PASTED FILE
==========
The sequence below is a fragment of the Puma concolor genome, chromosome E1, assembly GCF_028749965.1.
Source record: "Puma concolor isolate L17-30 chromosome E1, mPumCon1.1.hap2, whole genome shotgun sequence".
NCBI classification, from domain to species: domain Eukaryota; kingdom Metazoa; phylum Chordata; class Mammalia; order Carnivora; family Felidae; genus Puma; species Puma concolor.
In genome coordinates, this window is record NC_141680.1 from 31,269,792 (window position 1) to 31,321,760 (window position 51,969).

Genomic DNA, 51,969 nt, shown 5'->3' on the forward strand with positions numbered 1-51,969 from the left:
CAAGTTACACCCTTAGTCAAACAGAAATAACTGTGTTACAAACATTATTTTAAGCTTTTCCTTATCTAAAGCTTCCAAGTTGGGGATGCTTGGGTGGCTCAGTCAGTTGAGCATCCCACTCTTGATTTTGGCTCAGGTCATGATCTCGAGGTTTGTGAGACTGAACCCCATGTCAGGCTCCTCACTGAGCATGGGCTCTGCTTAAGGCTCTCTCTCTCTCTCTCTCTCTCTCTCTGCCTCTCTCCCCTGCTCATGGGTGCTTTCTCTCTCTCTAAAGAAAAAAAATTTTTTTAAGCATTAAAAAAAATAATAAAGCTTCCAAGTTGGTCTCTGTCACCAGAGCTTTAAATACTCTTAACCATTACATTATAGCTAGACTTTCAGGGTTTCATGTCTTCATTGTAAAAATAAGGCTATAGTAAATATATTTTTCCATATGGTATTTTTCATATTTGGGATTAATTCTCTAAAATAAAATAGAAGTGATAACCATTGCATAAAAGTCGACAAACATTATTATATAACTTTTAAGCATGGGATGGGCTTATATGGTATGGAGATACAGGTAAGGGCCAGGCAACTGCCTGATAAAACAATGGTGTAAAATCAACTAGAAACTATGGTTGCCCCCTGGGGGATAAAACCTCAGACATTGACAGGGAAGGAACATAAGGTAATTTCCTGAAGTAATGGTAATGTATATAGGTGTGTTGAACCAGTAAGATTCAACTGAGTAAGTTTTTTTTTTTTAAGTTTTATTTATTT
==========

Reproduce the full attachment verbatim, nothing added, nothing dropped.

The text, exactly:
The sequence below is a fragment of the Puma concolor genome, chromosome E1, assembly GCF_028749965.1.
Source record: "Puma concolor isolate L17-30 chromosome E1, mPumCon1.1.hap2, whole genome shotgun sequence".
NCBI classification, from domain to species: domain Eukaryota; kingdom Metazoa; phylum Chordata; class Mammalia; order Carnivora; family Felidae; genus Puma; species Puma concolor.
In genome coordinates, this window is record NC_141680.1 from 31,269,792 (window position 1) to 31,321,760 (window position 51,969).

Genomic DNA, 51,969 nt, shown 5'->3' on the forward strand with positions numbered 1-51,969 from the left:
CAAGTTACACCCTTAGTCAAACAGAAATAACTGTGTTACAAACATTATTTTAAGCTTTTCCTTATCTAAAGCTTCCAAGTTGGGGATGCTTGGGTGGCTCAGTCAGTTGAGCATCCCACTCTTGATTTTGGCTCAGGTCATGATCTCGAGGTTTGTGAGACTGAACCCCATGTCAGGCTCCTCACTGAGCATGGGCTCTGCTTAAGGCTCTCTCTCTCTCTCTCTCTCTCTCTCTGCCTCTCTCCCCTGCTCATGGGTGCTTTCTCTCTCTCTAAAGAAAAAAAATTTTTTTAAGCATTAAAAAAAATAATAAAGCTTCCAAGTTGGTCTCTGTCACCAGAGCTTTAAATACTCTTAACCATTACATTATAGCTAGACTTTCAGGGTTTCATGTCTTCATTGTAAAAATAAGGCTATAGTAAATATATTTTTCCATATGGTATTTTTCATATTTGGGATTAATTCTCTAAAATAAAATAGAAGTGATAACCATTGCATAAAAGTCGACAAACATTATTATATAACTTTTAAGCATGGGATGGGCTTATATGGTATGGAGATACAGGTAAGGGCCAGGCAACTGCCTGATAAAACAATGGTGTAAAATCAACTAGAAACTATGGTTGCCCCCTGGGGGATAAAACCTCAGACATTGACAGGGAAGGAACATAAGGTAATTTCCTGAAGTAATGGTAATGTATATAGGTGTGTTGAACCAGTAAGATTCAACTGAGTAAGTTTTTTTTTTTTAAGTTTTATTTATTT